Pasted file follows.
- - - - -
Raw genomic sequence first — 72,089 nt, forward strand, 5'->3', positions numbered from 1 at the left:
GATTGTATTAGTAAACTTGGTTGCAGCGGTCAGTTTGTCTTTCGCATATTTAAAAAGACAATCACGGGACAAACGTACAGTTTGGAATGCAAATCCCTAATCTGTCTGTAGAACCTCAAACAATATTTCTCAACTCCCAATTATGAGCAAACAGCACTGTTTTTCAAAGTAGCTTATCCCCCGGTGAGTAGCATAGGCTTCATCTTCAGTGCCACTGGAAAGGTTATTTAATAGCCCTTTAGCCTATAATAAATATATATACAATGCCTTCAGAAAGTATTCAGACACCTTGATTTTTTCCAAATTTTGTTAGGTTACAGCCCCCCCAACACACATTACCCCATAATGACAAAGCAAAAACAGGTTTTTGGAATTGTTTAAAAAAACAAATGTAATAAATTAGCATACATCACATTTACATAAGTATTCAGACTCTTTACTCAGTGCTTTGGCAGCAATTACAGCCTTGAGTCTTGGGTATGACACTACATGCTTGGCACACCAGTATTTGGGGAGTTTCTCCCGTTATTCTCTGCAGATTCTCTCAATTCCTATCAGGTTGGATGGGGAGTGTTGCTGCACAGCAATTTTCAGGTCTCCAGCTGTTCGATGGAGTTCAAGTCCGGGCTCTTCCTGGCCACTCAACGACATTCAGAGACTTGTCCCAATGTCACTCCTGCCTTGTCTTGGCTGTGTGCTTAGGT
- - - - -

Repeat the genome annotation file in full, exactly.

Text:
Raw genomic sequence first — 72,089 nt, forward strand, 5'->3', positions numbered from 1 at the left:
GATTGTATTAGTAAACTTGGTTGCAGCGGTCAGTTTGTCTTTCGCATATTTAAAAAGACAATCACGGGACAAACGTACAGTTTGGAATGCAAATCCCTAATCTGTCTGTAGAACCTCAAACAATATTTCTCAACTCCCAATTATGAGCAAACAGCACTGTTTTTCAAAGTAGCTTATCCCCCGGTGAGTAGCATAGGCTTCATCTTCAGTGCCACTGGAAAGGTTATTTAATAGCCCTTTAGCCTATAATAAATATATATACAATGCCTTCAGAAAGTATTCAGACACCTTGATTTTTTCCAAATTTTGTTAGGTTACAGCCCCCCCAACACACATTACCCCATAATGACAAAGCAAAAACAGGTTTTTGGAATTGTTTAAAAAAACAAATGTAATAAATTAGCATACATCACATTTACATAAGTATTCAGACTCTTTACTCAGTGCTTTGGCAGCAATTACAGCCTTGAGTCTTGGGTATGACACTACATGCTTGGCACACCAGTATTTGGGGAGTTTCTCCCGTTATTCTCTGCAGATTCTCTCAATTCCTATCAGGTTGGATGGGGAGTGTTGCTGCACAGCAATTTTCAGGTCTCCAGCTGTTCGATGGAGTTCAAGTCCGGGCTCTTCCTGGCCACTCAACGACATTCAGAGACTTGTCCCAATGTCACTCCTGCCTTGTCTTGGCTGTGTGCTTAGGT